year = "2018",
month = "2",
day = "26",
doi = "10.1002/2017JE005435",
language = "English",
volume = "123",
pages = "612--629",
journal = "Journal of Geophysical Research",
issn = "0148-0227",
publisher = "American Geophysical Union",
number = "2",

}

Mineralogical diversity and geology of Humboldt crater derived using Moon Mineralogy Mapper data. / Martinot, M.; Besse, S.; Flahaut, J.; Quantin-Nataf, C.; Lozac'h, L.; van Westrenen, W.

In: Journal of Geophysical Research, Vol. 123, No. 2, 26.02.2018, p. 612-629.

Research output: Contribution to JournalArticleAcademicpeer-review

TY - JOUR

T1 - Mineralogical diversity and geology of Humboldt crater derived using Moon Mineralogy Mapper data

AU - Martinot, M.

AU - Besse, S.

AU - Flahaut, J.

AU - Quantin-Nataf, C.

AU - Lozac'h, L.

AU - van Westrenen, W.

PY - 2018/2/26

Y1 - 2018/2/26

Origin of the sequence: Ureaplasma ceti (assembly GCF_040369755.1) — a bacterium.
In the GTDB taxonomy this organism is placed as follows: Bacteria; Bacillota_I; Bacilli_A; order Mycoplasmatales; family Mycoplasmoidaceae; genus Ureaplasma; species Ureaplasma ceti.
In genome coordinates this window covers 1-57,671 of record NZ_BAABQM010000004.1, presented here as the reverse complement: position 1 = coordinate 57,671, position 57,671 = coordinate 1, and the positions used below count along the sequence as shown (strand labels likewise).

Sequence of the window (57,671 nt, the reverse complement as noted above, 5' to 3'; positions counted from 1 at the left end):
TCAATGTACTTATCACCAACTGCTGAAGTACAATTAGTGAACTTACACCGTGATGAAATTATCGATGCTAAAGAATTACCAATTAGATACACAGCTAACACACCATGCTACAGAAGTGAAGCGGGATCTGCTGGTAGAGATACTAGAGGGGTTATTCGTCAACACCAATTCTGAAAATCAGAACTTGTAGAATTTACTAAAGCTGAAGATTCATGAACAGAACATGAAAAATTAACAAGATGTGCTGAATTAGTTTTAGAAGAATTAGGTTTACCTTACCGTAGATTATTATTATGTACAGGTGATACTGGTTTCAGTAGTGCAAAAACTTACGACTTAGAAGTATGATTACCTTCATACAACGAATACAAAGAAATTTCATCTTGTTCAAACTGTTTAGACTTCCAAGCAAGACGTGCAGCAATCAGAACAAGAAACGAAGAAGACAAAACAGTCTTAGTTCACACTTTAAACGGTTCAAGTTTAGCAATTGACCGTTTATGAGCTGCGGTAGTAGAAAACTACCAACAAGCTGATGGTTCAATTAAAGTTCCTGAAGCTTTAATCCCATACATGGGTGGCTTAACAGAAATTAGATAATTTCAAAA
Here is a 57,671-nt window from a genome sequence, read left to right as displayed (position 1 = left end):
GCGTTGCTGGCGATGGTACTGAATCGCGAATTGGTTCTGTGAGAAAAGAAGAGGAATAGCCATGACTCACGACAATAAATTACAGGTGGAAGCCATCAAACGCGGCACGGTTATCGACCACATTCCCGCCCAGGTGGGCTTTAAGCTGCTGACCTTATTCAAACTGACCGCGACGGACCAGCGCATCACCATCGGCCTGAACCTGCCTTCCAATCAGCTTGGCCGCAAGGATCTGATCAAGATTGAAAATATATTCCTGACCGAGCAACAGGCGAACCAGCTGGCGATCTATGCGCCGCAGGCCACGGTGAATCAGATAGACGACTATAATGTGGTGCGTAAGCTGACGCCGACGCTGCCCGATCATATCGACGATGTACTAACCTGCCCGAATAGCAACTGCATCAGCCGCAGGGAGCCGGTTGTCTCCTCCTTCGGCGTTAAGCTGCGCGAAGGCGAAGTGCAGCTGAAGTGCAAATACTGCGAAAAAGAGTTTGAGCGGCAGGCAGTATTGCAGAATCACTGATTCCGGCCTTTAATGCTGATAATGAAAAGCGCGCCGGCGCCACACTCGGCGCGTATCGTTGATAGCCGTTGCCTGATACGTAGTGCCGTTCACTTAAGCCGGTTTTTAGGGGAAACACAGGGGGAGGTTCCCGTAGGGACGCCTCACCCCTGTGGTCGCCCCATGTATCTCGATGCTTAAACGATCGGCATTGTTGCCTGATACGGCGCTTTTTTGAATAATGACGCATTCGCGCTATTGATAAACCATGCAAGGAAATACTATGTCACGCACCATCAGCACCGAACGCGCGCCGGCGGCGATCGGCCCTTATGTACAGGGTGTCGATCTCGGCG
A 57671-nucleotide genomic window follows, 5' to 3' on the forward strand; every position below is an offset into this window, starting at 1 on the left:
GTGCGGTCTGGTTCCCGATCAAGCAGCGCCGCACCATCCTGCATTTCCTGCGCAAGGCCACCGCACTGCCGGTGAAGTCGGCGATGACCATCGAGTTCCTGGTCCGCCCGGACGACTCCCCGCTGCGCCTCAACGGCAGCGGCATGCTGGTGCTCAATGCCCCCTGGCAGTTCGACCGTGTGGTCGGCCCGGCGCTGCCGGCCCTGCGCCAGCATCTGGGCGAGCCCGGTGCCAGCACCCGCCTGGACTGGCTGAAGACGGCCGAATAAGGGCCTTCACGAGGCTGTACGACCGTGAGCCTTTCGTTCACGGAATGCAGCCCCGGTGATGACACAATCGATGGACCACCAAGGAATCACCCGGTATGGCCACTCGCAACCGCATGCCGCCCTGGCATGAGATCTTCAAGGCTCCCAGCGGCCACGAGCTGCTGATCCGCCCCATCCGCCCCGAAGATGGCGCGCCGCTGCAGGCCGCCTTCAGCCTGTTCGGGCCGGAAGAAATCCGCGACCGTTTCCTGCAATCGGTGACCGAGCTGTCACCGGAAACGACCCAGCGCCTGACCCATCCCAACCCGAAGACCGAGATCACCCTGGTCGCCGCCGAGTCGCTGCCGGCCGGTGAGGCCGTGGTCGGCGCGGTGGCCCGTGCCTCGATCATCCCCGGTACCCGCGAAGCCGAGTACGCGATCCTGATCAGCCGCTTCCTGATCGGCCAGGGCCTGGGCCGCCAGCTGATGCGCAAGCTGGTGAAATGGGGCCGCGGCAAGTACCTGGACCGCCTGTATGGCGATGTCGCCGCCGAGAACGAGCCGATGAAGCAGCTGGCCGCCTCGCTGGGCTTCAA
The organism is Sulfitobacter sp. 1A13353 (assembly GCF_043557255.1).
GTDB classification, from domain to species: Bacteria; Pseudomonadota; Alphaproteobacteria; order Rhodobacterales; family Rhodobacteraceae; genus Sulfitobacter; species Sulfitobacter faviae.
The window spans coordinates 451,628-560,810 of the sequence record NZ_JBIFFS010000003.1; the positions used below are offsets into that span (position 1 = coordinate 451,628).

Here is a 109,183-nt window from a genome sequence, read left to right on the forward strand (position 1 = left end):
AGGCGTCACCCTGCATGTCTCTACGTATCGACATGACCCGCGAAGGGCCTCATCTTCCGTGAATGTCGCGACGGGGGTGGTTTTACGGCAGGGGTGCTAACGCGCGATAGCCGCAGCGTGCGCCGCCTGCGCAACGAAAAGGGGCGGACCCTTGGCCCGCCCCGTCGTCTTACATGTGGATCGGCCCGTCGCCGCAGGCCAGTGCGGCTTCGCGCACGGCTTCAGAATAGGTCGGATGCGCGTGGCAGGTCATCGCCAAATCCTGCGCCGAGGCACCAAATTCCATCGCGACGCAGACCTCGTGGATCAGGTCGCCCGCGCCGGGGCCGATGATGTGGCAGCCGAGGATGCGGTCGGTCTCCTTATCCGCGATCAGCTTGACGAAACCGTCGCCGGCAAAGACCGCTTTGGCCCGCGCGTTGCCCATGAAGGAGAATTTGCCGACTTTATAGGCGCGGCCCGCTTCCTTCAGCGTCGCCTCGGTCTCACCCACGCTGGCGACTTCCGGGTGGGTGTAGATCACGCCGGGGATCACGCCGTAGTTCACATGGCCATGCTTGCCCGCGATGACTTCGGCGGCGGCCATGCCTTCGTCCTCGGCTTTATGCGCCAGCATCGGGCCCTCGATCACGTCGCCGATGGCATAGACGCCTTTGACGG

N2 - Moon Mineralogy Mapper (M3) spectroscopic data and high-resolution imagery data sets were used to study the mineralogy and geology of the 207 km diameter Humboldt crater. Analyses of M3 data, using a custom-made method for M3 spectra continuum removal and spectral parameters calculation, reveal multiple pure crystalline plagioclase detections within the Humboldt crater central peak complex, hinting at its crustal origin. However, olivine, spinel, and glass are observed in the crater walls and rims, suggesting these minerals derive from shallower levels than the plagioclase of the central peak complex. High-calcium pyroxenes are detected in association with volcanic deposits emplaced on the crater's floor. Geologic mapping was performed, and the age of Humboldt crater's units was estimated from crater counts. Results suggest that volcanic activity within this floor-fractured crater spanned over a billion years. The felsic mineralogy of the central peak complex region, which presumably excavated deeper material, and the shallow mafic minerals (olivine and spinel) detected in Humboldt crater walls and rim are not in accordance with the general view of the structure of the lunar crust. Our observations can be explained by the presence of a mafic pluton emplaced in the anorthositic crust prior to the Humboldt-forming impact event. Alternatively, the excavation of Australe basin ejecta could explain the observed mineralogical detections. This highlights the importance of detailed combined mineralogical and geological remote sensing studies to assess the heterogeneity of the lunar crust.